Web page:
The email cited a memo from Don Head, commissioner of the correctional service, who said the government had decided to move exclusively to a “full-time chaplaincy model with continued reliance on the voluntary support of our community partners.” Renewal options for all part-time contracts “will not be exercised.”

 

According to corrections data, in the last fiscal year, 36 per cent of inmates identified themselves as Catholic, 18 per cent as Protestant, five per cent as Muslim, four per cent as native spiritual, two per cent as Buddhist, one per cent as Jewish and one per cent as Sikh. Twenty percent said they were non-religious, seven per cent said they belonged to “other” religious groups, and six per cent answered “unknown.”

Rapper claims to find serenity in Islam

News Agencies: October 2, 2012

 

Overcoming a history of drug addiction and hallucinations, a French rapper surprised her fans after appearing in a TV interview donning hijab and telling how she found peace and calm in Islam. “(My) conversion to Islam was the result of a personal conviction, after understanding the religion and reading the Holy Qur’an,”

 

Melanie Georgiades, known as Diam’s, said in an interview. The famous rapper has been absent from the mainstream rap scene since 2009, sparking rumors about her whereabouts. Diam’s is known for her political activism in both her lyrics and her public persona. The rapper also criticized the media which photographed her coming out of one of the mosques in France wearing her Hijab and looking at her mobile, preceded by a man in a training suit, which many believed to be her husband.

Al-Shabab suicide bomber urges attacks in Canada

News Agencies – October 31, 2011

The al-Qaeda-linked Al-Shabab released an audiotape it said was a message from a Somali-American suicide bomber who struck an African Union base in Mogadishu this weekend, killing 10. The English-language message specifically called for terrorist attacks in Canada and said it was a duty for Muslims to fight for Islam, urging listeners not to “just sit around and be a couch potato and just chill all day.”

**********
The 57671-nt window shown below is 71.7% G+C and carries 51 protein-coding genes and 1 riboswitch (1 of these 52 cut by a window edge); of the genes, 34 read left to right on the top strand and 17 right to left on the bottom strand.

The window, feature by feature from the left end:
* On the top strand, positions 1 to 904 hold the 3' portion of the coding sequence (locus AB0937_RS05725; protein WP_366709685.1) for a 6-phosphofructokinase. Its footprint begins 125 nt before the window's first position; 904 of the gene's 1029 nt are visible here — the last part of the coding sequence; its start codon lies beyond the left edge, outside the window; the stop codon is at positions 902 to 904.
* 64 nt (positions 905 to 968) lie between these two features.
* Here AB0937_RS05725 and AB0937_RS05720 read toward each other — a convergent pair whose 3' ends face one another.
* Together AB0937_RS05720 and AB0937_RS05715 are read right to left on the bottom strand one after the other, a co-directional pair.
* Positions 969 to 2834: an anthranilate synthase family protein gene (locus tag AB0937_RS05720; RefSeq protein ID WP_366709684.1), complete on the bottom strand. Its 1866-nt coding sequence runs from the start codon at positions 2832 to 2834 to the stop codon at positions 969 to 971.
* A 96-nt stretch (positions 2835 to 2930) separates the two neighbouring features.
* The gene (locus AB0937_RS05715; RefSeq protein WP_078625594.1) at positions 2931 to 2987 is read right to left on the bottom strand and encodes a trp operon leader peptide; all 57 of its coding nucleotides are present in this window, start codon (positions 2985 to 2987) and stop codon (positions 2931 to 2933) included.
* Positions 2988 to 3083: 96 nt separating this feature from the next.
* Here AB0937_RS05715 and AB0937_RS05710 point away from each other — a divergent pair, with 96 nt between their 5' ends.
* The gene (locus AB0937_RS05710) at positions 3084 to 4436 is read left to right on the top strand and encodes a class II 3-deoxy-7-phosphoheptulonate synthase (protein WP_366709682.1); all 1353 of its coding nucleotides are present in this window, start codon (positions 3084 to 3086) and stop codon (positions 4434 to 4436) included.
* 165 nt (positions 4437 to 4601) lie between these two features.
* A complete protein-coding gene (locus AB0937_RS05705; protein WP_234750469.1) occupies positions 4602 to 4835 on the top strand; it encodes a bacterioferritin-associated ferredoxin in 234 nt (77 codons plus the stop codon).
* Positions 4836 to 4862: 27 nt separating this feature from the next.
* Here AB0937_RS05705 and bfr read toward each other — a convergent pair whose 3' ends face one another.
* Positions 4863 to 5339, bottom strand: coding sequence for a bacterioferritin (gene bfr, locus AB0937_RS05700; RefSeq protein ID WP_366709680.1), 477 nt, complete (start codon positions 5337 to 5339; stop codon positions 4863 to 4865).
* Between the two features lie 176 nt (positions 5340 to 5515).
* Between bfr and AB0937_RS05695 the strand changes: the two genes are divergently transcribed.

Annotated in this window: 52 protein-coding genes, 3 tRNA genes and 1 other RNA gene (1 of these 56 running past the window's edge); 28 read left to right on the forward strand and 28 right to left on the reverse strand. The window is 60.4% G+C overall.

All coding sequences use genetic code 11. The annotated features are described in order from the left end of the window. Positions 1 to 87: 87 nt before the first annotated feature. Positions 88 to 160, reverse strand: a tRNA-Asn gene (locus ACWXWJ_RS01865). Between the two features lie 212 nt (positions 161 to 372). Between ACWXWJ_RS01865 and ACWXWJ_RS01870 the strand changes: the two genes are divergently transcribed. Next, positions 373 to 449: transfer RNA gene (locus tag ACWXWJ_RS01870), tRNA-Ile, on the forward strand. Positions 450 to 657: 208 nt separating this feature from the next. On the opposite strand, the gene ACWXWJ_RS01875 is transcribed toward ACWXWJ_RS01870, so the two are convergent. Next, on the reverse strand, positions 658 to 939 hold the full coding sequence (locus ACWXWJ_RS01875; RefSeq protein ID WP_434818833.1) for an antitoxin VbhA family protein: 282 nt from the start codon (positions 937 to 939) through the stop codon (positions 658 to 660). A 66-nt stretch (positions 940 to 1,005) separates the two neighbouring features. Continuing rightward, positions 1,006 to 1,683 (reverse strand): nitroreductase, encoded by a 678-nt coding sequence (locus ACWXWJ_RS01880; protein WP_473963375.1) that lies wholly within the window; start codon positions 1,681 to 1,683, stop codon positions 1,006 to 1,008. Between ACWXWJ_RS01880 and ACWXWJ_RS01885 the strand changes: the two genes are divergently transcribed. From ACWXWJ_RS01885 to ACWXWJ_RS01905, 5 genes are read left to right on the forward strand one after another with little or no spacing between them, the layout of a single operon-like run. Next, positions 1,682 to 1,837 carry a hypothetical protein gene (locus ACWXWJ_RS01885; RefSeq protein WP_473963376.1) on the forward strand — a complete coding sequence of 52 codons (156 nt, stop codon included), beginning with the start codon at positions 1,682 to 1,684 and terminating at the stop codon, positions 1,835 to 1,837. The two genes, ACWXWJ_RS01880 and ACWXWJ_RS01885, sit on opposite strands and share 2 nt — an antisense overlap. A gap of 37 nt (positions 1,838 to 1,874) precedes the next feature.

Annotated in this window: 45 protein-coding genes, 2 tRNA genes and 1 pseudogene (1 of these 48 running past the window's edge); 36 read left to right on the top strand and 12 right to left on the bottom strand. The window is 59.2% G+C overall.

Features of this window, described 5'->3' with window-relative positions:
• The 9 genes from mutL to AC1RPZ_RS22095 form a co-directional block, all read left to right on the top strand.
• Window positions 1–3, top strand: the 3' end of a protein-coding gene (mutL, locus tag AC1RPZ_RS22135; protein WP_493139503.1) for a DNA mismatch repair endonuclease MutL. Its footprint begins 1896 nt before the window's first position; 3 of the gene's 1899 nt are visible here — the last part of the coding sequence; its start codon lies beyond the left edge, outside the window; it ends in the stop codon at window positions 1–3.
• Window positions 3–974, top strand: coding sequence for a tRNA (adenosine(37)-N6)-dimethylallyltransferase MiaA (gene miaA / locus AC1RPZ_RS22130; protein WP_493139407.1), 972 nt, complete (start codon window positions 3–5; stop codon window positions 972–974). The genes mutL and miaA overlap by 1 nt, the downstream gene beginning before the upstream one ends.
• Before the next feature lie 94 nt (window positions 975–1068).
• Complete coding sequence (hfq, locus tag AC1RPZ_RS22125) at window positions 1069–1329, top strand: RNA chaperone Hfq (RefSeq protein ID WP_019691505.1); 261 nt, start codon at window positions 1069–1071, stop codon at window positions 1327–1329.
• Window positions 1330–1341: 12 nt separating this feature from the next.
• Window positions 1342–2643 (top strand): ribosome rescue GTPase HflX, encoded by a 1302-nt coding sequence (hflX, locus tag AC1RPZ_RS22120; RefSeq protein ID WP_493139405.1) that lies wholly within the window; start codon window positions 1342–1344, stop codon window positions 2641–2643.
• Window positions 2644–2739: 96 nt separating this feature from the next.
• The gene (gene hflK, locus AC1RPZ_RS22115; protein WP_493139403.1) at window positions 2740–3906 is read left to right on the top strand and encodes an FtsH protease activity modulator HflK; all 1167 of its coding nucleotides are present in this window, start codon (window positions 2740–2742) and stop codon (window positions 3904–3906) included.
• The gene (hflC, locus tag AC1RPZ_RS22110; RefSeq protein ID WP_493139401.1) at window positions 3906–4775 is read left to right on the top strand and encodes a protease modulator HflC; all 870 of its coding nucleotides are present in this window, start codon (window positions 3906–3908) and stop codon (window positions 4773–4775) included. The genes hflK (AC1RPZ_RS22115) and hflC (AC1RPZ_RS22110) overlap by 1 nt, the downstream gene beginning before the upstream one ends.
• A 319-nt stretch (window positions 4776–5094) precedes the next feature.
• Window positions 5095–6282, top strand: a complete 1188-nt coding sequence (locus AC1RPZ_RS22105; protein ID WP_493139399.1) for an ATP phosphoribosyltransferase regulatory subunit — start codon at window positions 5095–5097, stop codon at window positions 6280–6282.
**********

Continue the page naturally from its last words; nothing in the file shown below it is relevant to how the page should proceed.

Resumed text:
The message appears to be the latest attempt by Al-Shabab to incite Western youths. Canadian authorities are investigating as many as 20 Canadians who are suspected of having joined the Islamist extremist group.

Edmonton imam to keep low profile to end of pilgrimage

News Agencies – October 31, 2011

A Canadian Muslim cleric will have to keep a low profile and stay quiet about being arrested, bruised, bloodied and shackled in a holding cell while he completes a pilgrimage in Saudi Arabia.  Usama Al-Atar, a well-known Edmonton Shia spiritual leader, was arrested after a clash with Saudi religious police who noticed his group performing supplications at the Jannat al-Baqi, the graveyard near the Prophet’s Mosque in Medina.  “I was falsely arrested and held by Saudi authorities for the best part of the previous 36 hours in what can only be described as horrid conditions,” Dr. Al-Atar said in a statement.

The cemetery has long been a place of tension between Shia pilgrims and the religious police, who uphold a strict application of Wahhabist Islam at odds with other Muslim schools of thought. A friend travelling with Dr. Al-Attar said that the Saudi religious police had warned them twice the previous day that they were being too loud. Dr. Al-Atar, a post-doctoral chemistry researcher at the University of Alberta, is familiar to many Shia because he has given lectures around the world. The Edmonton cleric has denounced human-rights violations in Saudi Arabia and in neighbouring Bahrain.

Mahmood Mavani, president of the Islamic Shia Ithna-Asheri Association of Edmonton, a southeast city mosque where Dr. Al-Atar served as an imam, praised the work of the federal government and the local MP, Mike Lake, in pressing for his friend’s release.